Value creation is a major part of the interaction between brands and SMBCs. Value creation is any process that creates outputs more valuable than its inputs; a marketing concept based upon advertising-to-consumption process efficiency. Value creation is the primary aim of any business entity: Create value for customers who will then purchase or share brand products or services, further brand recognition, and add stability to brand communities. Value creation will also lead to the co-creation of value – the relational concordance of consumer and brand voices converging and communicating in various ways to generate a brand value worth more than it was prior to the concordance (Kim & Choi 2019). Importantly, SSP brands that facilitate social media value co-creation authorize their brand communities to work within stakeholder networks to generate brand perceptions, consumptive practices, and ongoing brand value-building both within and beyond the reach of social networks by talking about SSP brands loudly and innovatively (Zadeh et al. 2019).
Co-creation is a valuable aspect of SMBCs for brands as the activity offers a high return on smaller financial investment because it is often, largely consumer-generated content. There are four categories of symbolic practices through which customers co-create value in brand communities (Laroche et al. 2012).
1. Social networking practices focus on creating, enhancing, and sustaining ties among brand community members.
2. Impression management practices are the “activities that have an external, outward focus on creating favorable impressions of the brand, brand consumers and brand community in the social university beyond the brand community”.
3. Community engagement practices are the processes of working collaboratively with relevant stakeholders who share common goals and interests.
4. Brand use practices are information given by one consumer to another with regards to customizing the product for better applicability to their needs.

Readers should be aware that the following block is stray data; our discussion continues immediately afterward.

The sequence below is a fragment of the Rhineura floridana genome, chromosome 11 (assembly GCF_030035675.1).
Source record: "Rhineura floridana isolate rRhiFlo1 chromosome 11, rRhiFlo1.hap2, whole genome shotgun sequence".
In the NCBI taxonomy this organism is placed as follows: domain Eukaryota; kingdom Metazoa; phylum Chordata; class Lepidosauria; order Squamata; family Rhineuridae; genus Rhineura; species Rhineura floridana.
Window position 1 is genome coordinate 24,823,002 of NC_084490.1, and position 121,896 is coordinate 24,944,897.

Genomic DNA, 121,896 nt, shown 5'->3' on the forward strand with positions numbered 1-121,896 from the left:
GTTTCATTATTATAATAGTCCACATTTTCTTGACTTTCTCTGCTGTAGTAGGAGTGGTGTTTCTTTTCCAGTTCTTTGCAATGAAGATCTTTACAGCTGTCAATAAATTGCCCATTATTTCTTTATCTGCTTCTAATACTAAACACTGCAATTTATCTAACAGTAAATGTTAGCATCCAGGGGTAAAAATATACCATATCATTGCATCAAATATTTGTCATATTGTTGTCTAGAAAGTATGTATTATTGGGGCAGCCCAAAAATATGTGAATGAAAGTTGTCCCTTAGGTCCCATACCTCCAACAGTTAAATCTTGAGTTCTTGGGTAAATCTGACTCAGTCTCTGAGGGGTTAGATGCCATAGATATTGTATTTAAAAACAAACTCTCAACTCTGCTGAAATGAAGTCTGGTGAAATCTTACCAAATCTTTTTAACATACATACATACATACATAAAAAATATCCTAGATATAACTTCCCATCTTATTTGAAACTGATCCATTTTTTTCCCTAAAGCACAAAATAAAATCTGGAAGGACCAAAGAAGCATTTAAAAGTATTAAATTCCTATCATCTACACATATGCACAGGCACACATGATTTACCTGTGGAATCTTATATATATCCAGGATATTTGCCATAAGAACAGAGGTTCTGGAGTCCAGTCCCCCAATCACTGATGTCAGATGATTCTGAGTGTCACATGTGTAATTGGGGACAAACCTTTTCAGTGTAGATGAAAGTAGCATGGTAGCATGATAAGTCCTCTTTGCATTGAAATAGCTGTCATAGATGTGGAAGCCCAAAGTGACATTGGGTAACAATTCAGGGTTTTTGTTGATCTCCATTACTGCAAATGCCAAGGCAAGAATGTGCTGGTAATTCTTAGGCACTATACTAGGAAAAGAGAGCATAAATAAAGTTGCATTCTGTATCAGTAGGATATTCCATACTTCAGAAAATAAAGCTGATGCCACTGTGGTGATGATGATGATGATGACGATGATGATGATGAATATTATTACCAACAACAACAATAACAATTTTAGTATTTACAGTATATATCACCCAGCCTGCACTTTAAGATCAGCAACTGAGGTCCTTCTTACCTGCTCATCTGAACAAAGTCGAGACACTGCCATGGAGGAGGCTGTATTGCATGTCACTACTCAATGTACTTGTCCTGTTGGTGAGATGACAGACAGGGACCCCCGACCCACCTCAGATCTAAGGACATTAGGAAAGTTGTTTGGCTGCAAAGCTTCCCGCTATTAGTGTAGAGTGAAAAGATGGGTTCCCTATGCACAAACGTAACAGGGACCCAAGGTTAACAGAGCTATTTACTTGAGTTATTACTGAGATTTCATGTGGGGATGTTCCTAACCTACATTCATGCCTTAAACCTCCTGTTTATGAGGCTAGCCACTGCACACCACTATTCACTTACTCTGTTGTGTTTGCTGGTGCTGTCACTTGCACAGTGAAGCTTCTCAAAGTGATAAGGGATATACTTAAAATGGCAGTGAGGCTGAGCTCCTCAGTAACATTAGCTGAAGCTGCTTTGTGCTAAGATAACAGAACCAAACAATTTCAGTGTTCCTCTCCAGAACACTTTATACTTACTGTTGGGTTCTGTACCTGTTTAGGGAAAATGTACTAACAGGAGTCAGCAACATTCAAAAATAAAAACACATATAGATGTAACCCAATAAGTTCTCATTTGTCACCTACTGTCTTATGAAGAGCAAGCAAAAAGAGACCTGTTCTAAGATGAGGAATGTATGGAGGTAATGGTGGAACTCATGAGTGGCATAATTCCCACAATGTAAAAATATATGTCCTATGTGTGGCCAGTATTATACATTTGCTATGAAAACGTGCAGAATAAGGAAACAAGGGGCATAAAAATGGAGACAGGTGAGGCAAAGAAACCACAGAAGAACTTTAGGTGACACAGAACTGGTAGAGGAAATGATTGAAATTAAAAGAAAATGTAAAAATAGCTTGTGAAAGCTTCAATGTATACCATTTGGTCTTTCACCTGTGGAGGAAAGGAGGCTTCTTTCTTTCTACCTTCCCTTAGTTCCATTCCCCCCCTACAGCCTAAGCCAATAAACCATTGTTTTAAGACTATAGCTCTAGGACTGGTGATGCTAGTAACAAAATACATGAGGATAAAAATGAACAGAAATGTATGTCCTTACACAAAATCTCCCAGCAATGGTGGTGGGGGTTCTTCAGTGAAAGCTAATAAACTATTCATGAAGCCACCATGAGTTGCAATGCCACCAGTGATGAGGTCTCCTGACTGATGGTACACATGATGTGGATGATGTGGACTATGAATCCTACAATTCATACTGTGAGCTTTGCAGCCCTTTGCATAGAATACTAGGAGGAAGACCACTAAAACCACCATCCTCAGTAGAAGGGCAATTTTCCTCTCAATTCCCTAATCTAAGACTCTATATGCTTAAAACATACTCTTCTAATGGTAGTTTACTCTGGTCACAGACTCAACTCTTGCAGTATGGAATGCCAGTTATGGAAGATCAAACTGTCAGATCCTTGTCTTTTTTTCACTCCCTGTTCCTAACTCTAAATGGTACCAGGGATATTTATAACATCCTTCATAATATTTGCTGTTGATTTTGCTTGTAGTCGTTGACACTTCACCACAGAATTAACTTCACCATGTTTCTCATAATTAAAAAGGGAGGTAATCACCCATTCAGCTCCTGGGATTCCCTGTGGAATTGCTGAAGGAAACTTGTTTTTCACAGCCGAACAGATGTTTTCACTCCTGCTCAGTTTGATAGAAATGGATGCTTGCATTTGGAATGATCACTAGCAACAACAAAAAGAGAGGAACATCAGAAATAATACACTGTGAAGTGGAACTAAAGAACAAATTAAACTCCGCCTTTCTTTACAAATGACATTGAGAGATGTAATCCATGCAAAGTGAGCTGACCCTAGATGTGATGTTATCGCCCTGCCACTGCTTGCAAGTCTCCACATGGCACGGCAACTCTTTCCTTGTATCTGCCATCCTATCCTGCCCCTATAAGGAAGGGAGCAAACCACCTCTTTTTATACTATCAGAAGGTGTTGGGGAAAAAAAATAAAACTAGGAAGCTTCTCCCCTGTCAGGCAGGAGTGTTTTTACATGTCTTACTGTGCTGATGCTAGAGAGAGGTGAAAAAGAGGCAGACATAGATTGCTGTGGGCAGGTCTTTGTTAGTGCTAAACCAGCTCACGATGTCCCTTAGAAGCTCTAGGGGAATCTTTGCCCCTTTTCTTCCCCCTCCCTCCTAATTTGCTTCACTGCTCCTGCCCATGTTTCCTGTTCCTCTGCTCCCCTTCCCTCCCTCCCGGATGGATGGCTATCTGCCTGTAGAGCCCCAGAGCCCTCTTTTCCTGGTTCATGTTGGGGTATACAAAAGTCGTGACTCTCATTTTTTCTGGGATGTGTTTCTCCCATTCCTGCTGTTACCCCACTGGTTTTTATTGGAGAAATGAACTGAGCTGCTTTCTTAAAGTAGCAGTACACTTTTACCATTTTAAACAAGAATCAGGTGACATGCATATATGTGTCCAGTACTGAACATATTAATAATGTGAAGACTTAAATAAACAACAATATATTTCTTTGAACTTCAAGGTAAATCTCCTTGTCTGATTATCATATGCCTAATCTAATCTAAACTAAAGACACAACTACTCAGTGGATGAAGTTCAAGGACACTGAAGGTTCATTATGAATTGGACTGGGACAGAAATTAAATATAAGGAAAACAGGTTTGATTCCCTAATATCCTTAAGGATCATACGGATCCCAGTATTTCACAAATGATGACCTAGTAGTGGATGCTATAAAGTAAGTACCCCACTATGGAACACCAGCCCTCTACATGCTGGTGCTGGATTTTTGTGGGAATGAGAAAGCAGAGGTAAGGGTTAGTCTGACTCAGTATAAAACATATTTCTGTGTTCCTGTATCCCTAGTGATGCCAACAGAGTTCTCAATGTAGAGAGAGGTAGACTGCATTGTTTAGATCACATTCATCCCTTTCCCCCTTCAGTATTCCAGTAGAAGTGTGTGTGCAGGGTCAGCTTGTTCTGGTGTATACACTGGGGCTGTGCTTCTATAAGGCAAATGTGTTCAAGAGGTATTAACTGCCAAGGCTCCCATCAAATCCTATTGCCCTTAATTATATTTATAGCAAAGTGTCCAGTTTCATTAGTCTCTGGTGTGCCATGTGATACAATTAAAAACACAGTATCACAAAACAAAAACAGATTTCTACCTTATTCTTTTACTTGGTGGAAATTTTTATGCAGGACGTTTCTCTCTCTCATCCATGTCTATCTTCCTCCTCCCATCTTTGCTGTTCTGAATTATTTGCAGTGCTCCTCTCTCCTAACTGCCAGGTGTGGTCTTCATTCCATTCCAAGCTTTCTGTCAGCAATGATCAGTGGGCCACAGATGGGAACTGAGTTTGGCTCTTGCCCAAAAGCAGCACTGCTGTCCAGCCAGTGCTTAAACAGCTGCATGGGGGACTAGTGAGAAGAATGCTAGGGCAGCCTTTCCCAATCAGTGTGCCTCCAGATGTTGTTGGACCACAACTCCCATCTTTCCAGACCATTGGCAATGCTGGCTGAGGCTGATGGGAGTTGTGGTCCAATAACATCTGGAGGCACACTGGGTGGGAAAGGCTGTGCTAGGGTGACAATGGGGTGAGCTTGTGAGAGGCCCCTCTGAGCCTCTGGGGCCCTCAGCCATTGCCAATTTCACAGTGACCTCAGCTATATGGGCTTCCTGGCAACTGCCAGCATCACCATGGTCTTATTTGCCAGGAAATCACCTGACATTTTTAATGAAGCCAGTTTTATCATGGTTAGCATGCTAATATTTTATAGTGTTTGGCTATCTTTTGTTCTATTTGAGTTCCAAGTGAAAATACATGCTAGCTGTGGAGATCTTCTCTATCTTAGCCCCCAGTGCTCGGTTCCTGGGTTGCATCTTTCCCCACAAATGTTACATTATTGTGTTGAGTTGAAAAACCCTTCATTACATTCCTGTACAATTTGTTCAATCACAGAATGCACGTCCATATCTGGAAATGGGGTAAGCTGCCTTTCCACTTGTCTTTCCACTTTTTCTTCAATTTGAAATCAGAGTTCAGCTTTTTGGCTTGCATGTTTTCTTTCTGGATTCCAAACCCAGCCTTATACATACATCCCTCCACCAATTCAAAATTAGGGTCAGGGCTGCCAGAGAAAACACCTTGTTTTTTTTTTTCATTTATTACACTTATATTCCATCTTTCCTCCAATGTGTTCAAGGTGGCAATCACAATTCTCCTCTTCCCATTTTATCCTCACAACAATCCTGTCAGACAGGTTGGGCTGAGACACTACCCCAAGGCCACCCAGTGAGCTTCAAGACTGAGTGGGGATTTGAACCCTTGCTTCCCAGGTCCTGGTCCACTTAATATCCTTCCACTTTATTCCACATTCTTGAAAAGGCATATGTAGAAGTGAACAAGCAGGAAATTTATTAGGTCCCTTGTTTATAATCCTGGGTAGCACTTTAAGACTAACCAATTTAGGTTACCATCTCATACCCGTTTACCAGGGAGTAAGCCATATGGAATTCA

Companies that develop strong and efficient marketing strategies to nurture their brand benefit the most when utilizing SMBCs. According to previous research, “earned” advertising passed along or shared among friends demonstrated more significant effects on advertisement recollection, brand awareness, and purchase intent compared to traditional “paid” advertisements. This indicates that traditional marketing strategies may not be as effective when coupled with social media unless platform communities such as SMBCs take up and talk about paid advertising (Khang et al. 2012).
Of note, Swap.com understands the advantages of earned social media, especially the activation of their SMBCs, resulting in innovative marketing strategies. The firm first overcame the consumer-minded stigma of purchasing pre-owned clothing in order to increase and maintain sales. They accomplished this goal by advertising efforts surrounding affordable luxury items, as well as the environmental benefits of clothing sustainability across social platforms. Swap.com regularly promotes the use of their SMBC with campaign hashtags such as #Swaphowyoushop.
For the purposes of this case, metrics were captured from social media posts of Swap.com and five additional SSP accounts from Twitter and Instagram. SSP brand-specific data were also captured from Twitter and Instagram based upon hashtags directly related to these six SSP brands (Table 1). Data capture was limited only by the platform APIs. While the first group of data sets (SSP Brand Accounts) illustrate how the brand talks to consumer communities on social platforms, the latter group of data sets (SSP Hashtags) illustrate how SMBCs talk about SSP brands.
|Table 1 SSP Data Sets|
|SSP Brand Account||Instagram Data Set Size||Twitter Data Set Size|
Using industry-grade Leximancer software to analyze the 70,805 SSP social media posts’ textual data, SSP brand managers and analysts can compare brand accounts directly to their SMBCs; these managers may observe how posts differ, or align, when comparing firm-created posts to community-created posts in relation to the thematic content shared there. Figure 1 shows the software’s frequency comparison of the most important themes extant across 7,408 Swap.com posts and 63,397 Swap.com SMBC posts on Twitter and Instagram. It demonstrates that the Swap.com SMBCs expand the range of Swap.com-based brand topics. References to the environment, and unique Swap.com-community hashtag such as “#petitelittlebee can be noted, and several themes do connect (even overperform, such as “clothing”) from firm-created posts to community-created SMBC posts.